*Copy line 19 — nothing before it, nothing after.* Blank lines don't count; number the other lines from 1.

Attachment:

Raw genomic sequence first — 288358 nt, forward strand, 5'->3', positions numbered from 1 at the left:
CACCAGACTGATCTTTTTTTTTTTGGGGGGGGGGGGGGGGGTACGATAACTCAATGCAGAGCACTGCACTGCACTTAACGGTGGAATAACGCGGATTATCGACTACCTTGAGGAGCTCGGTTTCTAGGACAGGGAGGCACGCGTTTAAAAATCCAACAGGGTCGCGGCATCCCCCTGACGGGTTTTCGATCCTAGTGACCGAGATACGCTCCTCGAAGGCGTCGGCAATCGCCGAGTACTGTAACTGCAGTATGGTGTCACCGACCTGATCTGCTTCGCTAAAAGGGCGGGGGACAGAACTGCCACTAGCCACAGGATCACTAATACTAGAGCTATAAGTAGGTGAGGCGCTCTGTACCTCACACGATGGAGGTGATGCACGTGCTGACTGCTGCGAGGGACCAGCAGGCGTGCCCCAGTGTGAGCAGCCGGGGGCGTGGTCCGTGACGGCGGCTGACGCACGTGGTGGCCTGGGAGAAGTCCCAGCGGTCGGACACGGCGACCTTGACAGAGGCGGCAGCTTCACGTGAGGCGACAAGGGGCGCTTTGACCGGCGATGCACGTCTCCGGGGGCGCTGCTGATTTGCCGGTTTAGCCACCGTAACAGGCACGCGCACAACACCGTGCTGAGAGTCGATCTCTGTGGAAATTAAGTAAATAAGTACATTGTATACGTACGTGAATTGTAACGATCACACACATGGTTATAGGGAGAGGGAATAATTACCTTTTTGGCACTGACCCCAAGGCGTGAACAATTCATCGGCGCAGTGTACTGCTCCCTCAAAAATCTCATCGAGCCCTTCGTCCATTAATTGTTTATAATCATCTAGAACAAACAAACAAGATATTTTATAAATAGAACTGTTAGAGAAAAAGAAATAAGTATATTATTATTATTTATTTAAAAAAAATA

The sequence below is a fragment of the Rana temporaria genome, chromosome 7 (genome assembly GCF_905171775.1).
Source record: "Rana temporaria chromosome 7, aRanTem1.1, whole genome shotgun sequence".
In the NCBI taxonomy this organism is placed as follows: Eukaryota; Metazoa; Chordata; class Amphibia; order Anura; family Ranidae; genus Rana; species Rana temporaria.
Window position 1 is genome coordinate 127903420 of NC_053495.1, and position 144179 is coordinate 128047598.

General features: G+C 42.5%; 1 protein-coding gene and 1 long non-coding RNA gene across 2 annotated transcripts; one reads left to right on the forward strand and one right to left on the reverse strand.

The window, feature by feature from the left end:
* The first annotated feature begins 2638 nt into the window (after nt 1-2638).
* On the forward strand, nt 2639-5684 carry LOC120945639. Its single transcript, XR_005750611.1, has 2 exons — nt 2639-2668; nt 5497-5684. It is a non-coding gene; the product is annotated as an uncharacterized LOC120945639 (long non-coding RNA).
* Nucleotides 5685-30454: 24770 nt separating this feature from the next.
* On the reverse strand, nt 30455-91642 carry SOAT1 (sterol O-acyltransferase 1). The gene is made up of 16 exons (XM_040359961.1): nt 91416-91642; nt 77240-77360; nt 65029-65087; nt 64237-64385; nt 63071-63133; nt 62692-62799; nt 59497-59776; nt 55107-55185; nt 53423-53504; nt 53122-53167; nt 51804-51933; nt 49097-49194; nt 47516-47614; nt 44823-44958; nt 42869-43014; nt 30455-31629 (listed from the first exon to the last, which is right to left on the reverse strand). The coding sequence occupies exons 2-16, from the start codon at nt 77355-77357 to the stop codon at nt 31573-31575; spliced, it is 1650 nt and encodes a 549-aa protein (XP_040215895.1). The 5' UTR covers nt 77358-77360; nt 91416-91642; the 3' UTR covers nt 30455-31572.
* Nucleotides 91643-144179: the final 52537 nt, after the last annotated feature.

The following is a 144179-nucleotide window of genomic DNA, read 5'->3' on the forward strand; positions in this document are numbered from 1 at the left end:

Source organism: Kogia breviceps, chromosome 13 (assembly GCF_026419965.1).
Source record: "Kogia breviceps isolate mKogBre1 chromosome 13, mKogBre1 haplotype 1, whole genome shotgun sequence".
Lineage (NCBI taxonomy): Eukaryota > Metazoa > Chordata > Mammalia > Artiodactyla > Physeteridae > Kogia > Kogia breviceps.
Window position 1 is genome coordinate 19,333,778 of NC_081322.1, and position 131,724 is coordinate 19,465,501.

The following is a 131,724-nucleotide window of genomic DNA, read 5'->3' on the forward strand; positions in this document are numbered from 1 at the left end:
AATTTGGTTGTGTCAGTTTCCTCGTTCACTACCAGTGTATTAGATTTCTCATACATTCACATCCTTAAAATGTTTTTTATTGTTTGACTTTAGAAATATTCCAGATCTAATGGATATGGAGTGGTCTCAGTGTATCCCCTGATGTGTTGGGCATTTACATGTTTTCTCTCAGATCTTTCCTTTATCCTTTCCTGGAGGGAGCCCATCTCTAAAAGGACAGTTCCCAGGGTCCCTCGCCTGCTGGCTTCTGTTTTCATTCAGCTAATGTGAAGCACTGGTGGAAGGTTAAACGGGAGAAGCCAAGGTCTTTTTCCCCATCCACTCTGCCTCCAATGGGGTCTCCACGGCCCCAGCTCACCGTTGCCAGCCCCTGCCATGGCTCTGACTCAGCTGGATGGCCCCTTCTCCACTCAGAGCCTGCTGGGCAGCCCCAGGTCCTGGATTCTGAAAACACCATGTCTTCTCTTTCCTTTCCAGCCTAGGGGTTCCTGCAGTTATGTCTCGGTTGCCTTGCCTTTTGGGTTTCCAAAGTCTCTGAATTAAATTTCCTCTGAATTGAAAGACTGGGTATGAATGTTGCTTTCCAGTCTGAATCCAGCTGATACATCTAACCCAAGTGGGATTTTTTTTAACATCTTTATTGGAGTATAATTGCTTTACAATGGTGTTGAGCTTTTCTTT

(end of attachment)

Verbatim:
The following is a 131,724-nucleotide window of genomic DNA, read 5'->3' on the forward strand; positions in this document are numbered from 1 at the left end: